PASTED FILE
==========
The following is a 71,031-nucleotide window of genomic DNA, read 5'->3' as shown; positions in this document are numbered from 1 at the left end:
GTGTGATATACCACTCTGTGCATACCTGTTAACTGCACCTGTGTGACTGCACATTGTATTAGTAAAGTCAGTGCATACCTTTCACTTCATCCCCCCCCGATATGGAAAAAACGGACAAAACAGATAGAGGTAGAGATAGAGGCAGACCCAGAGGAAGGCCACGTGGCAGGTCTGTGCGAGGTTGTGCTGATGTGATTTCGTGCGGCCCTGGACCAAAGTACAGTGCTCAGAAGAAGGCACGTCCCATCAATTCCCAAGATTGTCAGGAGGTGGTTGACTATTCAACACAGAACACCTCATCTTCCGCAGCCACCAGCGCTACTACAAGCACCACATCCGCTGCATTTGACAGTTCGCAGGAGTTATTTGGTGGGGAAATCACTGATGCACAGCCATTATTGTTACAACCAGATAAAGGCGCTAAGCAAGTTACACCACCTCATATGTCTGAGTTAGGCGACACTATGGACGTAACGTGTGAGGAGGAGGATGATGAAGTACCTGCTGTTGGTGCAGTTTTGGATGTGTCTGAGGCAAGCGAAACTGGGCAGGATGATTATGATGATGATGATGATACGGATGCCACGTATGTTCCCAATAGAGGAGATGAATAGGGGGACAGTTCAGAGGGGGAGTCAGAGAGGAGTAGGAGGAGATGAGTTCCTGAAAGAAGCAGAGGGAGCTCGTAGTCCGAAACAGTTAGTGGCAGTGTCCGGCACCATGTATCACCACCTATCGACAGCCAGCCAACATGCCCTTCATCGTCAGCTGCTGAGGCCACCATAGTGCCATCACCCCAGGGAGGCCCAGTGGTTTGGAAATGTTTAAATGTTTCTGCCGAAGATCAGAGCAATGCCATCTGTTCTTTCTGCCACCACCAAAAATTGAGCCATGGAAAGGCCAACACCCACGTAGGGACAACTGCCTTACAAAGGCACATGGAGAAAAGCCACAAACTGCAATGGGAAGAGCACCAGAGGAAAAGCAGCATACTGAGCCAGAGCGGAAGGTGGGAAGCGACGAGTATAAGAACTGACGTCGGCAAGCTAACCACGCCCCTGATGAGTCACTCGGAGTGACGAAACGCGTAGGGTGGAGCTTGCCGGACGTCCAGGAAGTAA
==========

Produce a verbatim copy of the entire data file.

The following is a 71,031-nucleotide window of genomic DNA, read 5'->3' as shown; positions in this document are numbered from 1 at the left end:
GTGTGATATACCACTCTGTGCATACCTGTTAACTGCACCTGTGTGACTGCACATTGTATTAGTAAAGTCAGTGCATACCTTTCACTTCATCCCCCCCCGATATGGAAAAAACGGACAAAACAGATAGAGGTAGAGATAGAGGCAGACCCAGAGGAAGGCCACGTGGCAGGTCTGTGCGAGGTTGTGCTGATGTGATTTCGTGCGGCCCTGGACCAAAGTACAGTGCTCAGAAGAAGGCACGTCCCATCAATTCCCAAGATTGTCAGGAGGTGGTTGACTATTCAACACAGAACACCTCATCTTCCGCAGCCACCAGCGCTACTACAAGCACCACATCCGCTGCATTTGACAGTTCGCAGGAGTTATTTGGTGGGGAAATCACTGATGCACAGCCATTATTGTTACAACCAGATAAAGGCGCTAAGCAAGTTACACCACCTCATATGTCTGAGTTAGGCGACACTATGGACGTAACGTGTGAGGAGGAGGATGATGAAGTACCTGCTGTTGGTGCAGTTTTGGATGTGTCTGAGGCAAGCGAAACTGGGCAGGATGATTATGATGATGATGATGATACGGATGCCACGTATGTTCCCAATAGAGGAGATGAATAGGGGGACAGTTCAGAGGGGGAGTCAGAGAGGAGTAGGAGGAGATGAGTTCCTGAAAGAAGCAGAGGGAGCTCGTAGTCCGAAACAGTTAGTGGCAGTGTCCGGCACCATGTATCACCACCTATCGACAGCCAGCCAACATGCCCTTCATCGTCAGCTGCTGAGGCCACCATAGTGCCATCACCCCAGGGAGGCCCAGTGGTTTGGAAATGTTTAAATGTTTCTGCCGAAGATCAGAGCAATGCCATCTGTTCTTTCTGCCACCACCAAAAATTGAGCCATGGAAAGGCCAACACCCACGTAGGGACAACTGCCTTACAAAGGCACATGGAGAAAAGCCACAAACTGCAATGGGAAGAGCACCAGAGGAAAAGCAGCATACTGAGCCAGAGCGGAAGGTGGGAAGCGACGAGTATAAGAACTGACGTCGGCAAGCTAACCACGCCCCTGATGAGTCACTCGGAGTGACGAAACGCGTAGGGTGGAGCTTGCCGGACGTCCAGGAAGTAA